Still on top. Reuters/Eduardo Munoz

Elite institutions have remained that way for more than 100 years for a reason.

Outside of a few minor shifts generally ignored by all but the most competitive alums, college rankings are usually pretty stable in the United States—so it takes a rather wide view to see how American higher education has changed.

A good starting point might be 1911. That year, as highlighted by Vox, the US Bureau of Education’s Kendric Babcock divided (pdf) America’s colleges into four tiers based on the value of their degrees and how well their students were prepared for graduate school, with “Class 1″ representing the very best institutions.

The result caused an uproar among colleges and the rankings weren’t repeated. But Duke sociology professor Kieran Healy took it upon himself to compare those rankings to the most recent U.S. News and World Report rankings of American universities.

One takeaway: The elite largely remain elite. Most of the current top schools in U.S. News’ rankings were rated Class 1 back in 1911. These private universities have what Healy calls “sticky” reputations, while many public universities have seen their standing decline over the past 103 years.

Institutions like the University of Nebraska and the University of Kansas were Class 1 in 1911, but are far from the top of the U.S. News ranking now. It’s a symptom of a century in which the endowments of prestigious private institutions have skyrocketed while many public universities have seen funding cut. And just as in 1911, the rankings don’t pay much attention to cost effectiveness. Those private schools at the top cost vastly more to attend than public schools.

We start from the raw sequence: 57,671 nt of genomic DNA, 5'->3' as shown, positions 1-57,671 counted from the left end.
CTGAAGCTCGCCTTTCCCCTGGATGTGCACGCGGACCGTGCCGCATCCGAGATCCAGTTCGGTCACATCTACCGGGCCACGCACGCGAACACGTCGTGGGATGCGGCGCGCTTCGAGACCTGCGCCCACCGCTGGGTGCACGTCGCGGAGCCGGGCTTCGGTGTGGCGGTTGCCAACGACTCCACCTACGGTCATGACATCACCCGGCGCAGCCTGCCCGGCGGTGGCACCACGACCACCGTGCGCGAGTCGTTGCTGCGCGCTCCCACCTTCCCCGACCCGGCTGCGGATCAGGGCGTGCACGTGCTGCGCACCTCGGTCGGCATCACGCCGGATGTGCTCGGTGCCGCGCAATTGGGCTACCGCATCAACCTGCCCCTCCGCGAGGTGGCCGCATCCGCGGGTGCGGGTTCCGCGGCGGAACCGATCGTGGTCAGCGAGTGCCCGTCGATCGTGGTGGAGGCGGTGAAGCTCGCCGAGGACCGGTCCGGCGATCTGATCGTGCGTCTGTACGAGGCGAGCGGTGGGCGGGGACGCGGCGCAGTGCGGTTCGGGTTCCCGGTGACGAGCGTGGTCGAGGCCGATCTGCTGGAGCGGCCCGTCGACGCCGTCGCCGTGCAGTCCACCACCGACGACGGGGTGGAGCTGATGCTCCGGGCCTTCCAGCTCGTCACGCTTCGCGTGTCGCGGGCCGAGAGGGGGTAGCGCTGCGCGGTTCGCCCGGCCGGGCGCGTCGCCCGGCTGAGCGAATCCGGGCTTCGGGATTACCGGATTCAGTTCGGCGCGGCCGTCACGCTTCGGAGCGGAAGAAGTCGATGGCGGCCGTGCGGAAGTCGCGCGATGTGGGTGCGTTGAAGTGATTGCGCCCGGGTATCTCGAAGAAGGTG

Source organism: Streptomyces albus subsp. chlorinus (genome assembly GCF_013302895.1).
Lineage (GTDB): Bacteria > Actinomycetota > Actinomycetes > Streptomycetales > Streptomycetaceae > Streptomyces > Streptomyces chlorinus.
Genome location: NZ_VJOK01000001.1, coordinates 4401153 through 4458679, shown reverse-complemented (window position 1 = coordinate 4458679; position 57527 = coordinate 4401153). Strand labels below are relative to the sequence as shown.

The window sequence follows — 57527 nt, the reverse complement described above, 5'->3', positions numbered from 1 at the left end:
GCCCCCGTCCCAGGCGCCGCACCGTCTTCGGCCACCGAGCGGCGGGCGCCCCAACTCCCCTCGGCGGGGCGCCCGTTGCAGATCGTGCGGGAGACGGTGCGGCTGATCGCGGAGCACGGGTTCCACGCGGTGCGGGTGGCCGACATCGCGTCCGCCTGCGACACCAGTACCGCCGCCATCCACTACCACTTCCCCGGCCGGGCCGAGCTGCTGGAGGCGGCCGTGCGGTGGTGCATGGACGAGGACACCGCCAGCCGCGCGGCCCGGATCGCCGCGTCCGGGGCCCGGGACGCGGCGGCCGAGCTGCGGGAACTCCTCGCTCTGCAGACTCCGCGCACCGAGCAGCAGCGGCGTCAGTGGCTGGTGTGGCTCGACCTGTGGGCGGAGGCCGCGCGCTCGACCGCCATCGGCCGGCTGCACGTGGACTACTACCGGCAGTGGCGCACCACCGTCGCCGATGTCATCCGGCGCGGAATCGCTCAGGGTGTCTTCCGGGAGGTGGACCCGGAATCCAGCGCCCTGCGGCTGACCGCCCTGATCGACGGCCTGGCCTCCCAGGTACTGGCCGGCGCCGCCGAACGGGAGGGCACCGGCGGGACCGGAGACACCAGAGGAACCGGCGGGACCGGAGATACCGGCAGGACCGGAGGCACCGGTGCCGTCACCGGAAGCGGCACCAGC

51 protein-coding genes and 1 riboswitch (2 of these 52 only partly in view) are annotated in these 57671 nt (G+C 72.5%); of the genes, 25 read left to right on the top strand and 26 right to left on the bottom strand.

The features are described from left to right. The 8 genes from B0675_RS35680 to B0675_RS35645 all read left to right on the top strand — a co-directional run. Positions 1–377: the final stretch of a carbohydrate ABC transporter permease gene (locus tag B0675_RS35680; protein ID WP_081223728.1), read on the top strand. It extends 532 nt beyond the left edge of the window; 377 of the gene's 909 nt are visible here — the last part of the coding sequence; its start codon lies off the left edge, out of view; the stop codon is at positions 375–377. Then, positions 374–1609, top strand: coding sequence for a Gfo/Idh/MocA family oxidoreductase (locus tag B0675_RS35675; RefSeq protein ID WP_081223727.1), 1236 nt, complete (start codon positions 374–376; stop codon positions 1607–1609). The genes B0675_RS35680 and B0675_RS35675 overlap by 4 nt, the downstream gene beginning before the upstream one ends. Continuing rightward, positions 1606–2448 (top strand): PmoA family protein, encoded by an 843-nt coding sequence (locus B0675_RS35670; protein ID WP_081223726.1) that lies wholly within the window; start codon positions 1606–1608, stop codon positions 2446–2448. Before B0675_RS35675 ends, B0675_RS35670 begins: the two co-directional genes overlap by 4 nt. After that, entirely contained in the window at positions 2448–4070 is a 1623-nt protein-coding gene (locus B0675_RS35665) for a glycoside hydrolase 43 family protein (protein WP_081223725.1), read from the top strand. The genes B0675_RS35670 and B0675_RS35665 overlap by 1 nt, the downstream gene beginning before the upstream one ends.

Babcock was working before many of today’s universities were founded or became prominent, so the full chart from Healy also gives a fascinating sense of which newer universities have managed to build a strong reputation in a relatively short amount of time. Institutions not ranked by Babcock are designated by a pink bubble:

Liberal arts schools, which are mostly private, saw some movementSwarthmore, Middlebury, and Pomona have climbed, while Knox, Lake Forest, and Goucher have dropped precipitously:

For reference, here’s how Babcock defined each of the four classes:

This post originally appeared on Quartz, an Atlantic partner site.

More from Quartz:

Our Love/Hate Relationship with Technology, Charted

Why Princeton Wants to Kill its Cap on Giving Students As

This Bus Stop Makes Waiting for the Bus a Lot More Fun

About the Author

Most Popular

  1. Maps

    Your Maps of Life Under Lockdown

    Stressful commutes, unexpected routines, and emergent wildlife appear in your homemade maps of life during the coronavirus pandemic.

  2. photo: an open-plan office
    Life

    Even the Pandemic Can’t Kill the Open-Plan Office

    Even before coronavirus, many workers hated the open-plan office. Now that shared work spaces are a public health risk, employers are rethinking office design.

  3. photo: Social-distancing stickers help elevator passengers at an IKEA store in Berlin.
    Transportation

    Elevators Changed Cities. Will Coronavirus Change Elevators?

    Fear of crowds in small spaces in the pandemic is spurring new norms and technological changes for the people-moving machines that make skyscrapers possible.

  4. photo: The Pan-Am Worldport at JFK International Airport, built in 1960,
    Design

    Why Airports Die

    Expensive to build, hard to adapt to other uses, and now facing massive pandemic-related challenges, airport terminals often live short, difficult lives.

  5. Life

    When the Cruise Ships Stop Coming

    As coronavirus puts the cruise industry on hold, some popular ports are rethinking their relationship with the tourists and economic benefits the big ships bring.

×